India's ever rising suicide rate causes alarm
Health professionals demand government action
Every hour of the day in India at least 15 people commit suicide, according to the latest official data.
Figures released by the National Crime Records Bureau last week show that 135,585 people killed themselves in 2011, which indicates a rise of 25 percent in the past 10 years. Poverty, family issues and illness have been cited as the major causes.
The data also shows more men committed suicide than women, by a ratio of almost 2:1. The report which came along with the data said: "Social and economic causes have led most males to commit suicide whereas emotional and personal causes mainly drive females to end their lives."
The less educated were more prone to suicide. People who reached no higher than middle school education were the victims in 68 percent of cases, while people who achieved post-graduate status or higher accounted for only 0.5 percent.
Alarmed by the overall increase, an increasing number of social activists and health professionals are calling for the government to regard suicide as a serious public health issue rather than a mental health problem that is left for the individual to resolve.
Pallavi Tomar, a Delhi-based clinical psychologist, wants to see a coordinated effort between government, social security and health care agencies to support the poor and offer counseling to people at risk.
She pointed out that 15 to 44 is the prime age group for suicides, accounting for 70 percent of deaths. "It is sad that we are losing a great chunk of our assets -- the young workforce," she said.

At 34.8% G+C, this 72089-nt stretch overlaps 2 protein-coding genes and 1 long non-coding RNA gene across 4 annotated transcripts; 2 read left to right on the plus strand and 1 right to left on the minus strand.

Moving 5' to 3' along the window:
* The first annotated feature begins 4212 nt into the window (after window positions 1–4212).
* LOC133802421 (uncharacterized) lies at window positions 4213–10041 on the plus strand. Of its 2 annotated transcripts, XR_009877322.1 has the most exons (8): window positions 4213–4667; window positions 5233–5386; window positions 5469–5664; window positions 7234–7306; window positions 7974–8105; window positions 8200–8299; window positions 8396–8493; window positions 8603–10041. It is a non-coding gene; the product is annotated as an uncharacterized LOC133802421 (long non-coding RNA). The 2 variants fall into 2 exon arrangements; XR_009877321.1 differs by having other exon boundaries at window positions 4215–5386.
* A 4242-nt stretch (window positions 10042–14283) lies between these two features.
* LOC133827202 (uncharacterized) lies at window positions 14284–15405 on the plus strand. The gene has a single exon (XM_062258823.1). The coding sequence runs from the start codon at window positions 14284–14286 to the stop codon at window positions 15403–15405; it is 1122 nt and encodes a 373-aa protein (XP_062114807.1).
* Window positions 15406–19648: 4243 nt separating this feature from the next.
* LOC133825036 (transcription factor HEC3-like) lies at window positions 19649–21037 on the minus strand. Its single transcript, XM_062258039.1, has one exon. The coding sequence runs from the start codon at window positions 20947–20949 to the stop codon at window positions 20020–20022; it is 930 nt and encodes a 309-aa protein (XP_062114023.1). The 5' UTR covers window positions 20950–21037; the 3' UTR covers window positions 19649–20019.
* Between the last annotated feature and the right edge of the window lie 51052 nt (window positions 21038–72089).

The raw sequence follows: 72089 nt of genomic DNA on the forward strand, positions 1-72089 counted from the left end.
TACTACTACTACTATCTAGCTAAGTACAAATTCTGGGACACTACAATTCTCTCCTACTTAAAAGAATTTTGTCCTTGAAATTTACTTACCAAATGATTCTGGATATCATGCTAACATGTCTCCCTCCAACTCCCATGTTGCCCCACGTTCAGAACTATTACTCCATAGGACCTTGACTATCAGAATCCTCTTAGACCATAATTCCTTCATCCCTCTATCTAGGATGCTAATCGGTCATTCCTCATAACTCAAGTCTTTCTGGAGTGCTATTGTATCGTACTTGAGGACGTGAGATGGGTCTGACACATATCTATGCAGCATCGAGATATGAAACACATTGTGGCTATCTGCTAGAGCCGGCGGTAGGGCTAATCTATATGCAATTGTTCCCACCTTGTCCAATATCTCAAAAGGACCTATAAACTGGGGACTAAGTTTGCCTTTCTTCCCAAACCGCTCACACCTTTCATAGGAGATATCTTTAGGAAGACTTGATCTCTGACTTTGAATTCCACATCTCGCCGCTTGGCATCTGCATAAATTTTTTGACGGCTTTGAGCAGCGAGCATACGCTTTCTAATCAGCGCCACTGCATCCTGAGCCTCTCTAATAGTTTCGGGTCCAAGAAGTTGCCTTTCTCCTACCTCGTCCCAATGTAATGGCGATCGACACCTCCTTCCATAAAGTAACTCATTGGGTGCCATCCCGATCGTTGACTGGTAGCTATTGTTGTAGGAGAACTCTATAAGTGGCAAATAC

Tomar noted that most Indians have no medical insurance, pensions or savings, which has resulted in entire families committing suicide when the breadwinner dies of an illness, piling up medical expenses in the course of it.
"That is why government support systems become important," she said.
Rahul Sharma, a clinical psychiatrist and social activist in Bhopal, also finds the government at fault for pursuing what he calls “a faulty model of globalization,” which he says makes the poor poorer and helps the rich amass more wealth.
"The unequal distribution of wealth has created such a sense of insecurity among people that they take the extreme step of suicide," he said.
India has followed an open market system since 1991 -- "without a human face," as Sharma puts it -- forcing socially and economically unequal people to compete with each other. This has increased the pressuree on millions of poor people in the struggle to survive. “The administrative system has no way of sharing the prosperity of the richer group with the poor,” he said.
A closer study of the statistics reveals that poverty and illness have actually decreased fractionally as causes of suicide. Family problems emerge as the main motivator, which comes as no surprise to Ramgulam Razdan, head of the psychiatry department at Mahatma Gandhi Medical College in Indore, Madhya Pradesh.
The biggest culprit is the shift in family values from “we to I,” he believes.
"There is turmoil as more people are unable to cope up with the challenges of the modern lifestyle, prompted by media and commerce. Intolerance and greed force many to set unreasonable targets and finally ends in suicide," he said.
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